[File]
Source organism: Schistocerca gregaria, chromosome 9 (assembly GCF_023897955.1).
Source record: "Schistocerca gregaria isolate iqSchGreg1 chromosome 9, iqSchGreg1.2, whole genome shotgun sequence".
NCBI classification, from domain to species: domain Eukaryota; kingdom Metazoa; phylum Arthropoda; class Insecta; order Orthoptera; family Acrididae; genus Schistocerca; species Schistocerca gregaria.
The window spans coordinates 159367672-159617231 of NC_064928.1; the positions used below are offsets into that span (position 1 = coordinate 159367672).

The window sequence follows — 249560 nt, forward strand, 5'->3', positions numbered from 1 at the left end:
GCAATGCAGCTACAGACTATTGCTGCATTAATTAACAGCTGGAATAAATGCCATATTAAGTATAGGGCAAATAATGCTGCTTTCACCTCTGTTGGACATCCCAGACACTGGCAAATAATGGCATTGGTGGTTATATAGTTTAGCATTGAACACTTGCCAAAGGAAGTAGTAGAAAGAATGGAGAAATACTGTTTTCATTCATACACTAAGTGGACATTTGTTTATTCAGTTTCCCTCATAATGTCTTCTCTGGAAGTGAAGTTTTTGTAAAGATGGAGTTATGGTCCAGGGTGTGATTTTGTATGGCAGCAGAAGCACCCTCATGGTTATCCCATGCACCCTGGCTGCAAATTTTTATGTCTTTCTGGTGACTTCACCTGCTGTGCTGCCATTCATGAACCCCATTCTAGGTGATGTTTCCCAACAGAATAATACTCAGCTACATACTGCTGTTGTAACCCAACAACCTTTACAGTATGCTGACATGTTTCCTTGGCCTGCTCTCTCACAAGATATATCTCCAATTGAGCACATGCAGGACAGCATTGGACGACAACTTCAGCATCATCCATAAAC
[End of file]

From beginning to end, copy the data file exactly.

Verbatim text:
Source organism: Schistocerca gregaria, chromosome 9 (assembly GCF_023897955.1).
Source record: "Schistocerca gregaria isolate iqSchGreg1 chromosome 9, iqSchGreg1.2, whole genome shotgun sequence".
NCBI classification, from domain to species: domain Eukaryota; kingdom Metazoa; phylum Arthropoda; class Insecta; order Orthoptera; family Acrididae; genus Schistocerca; species Schistocerca gregaria.
The window spans coordinates 159367672-159617231 of NC_064928.1; the positions used below are offsets into that span (position 1 = coordinate 159367672).

The window sequence follows — 249560 nt, forward strand, 5'->3', positions numbered from 1 at the left end:
GCAATGCAGCTACAGACTATTGCTGCATTAATTAACAGCTGGAATAAATGCCATATTAAGTATAGGGCAAATAATGCTGCTTTCACCTCTGTTGGACATCCCAGACACTGGCAAATAATGGCATTGGTGGTTATATAGTTTAGCATTGAACACTTGCCAAAGGAAGTAGTAGAAAGAATGGAGAAATACTGTTTTCATTCATACACTAAGTGGACATTTGTTTATTCAGTTTCCCTCATAATGTCTTCTCTGGAAGTGAAGTTTTTGTAAAGATGGAGTTATGGTCCAGGGTGTGATTTTGTATGGCAGCAGAAGCACCCTCATGGTTATCCCATGCACCCTGGCTGCAAATTTTTATGTCTTTCTGGTGACTTCACCTGCTGTGCTGCCATTCATGAACCCCATTCTAGGTGATGTTTCCCAACAGAATAATACTCAGCTACATACTGCTGTTGTAACCCAACAACCTTTACAGTATGCTGACATGTTTCCTTGGCCTGCTCTCTCACAAGATATATCTCCAATTGAGCACATGCAGGACAGCATTGGACGACAACTTCAGCATCATCCATAAAC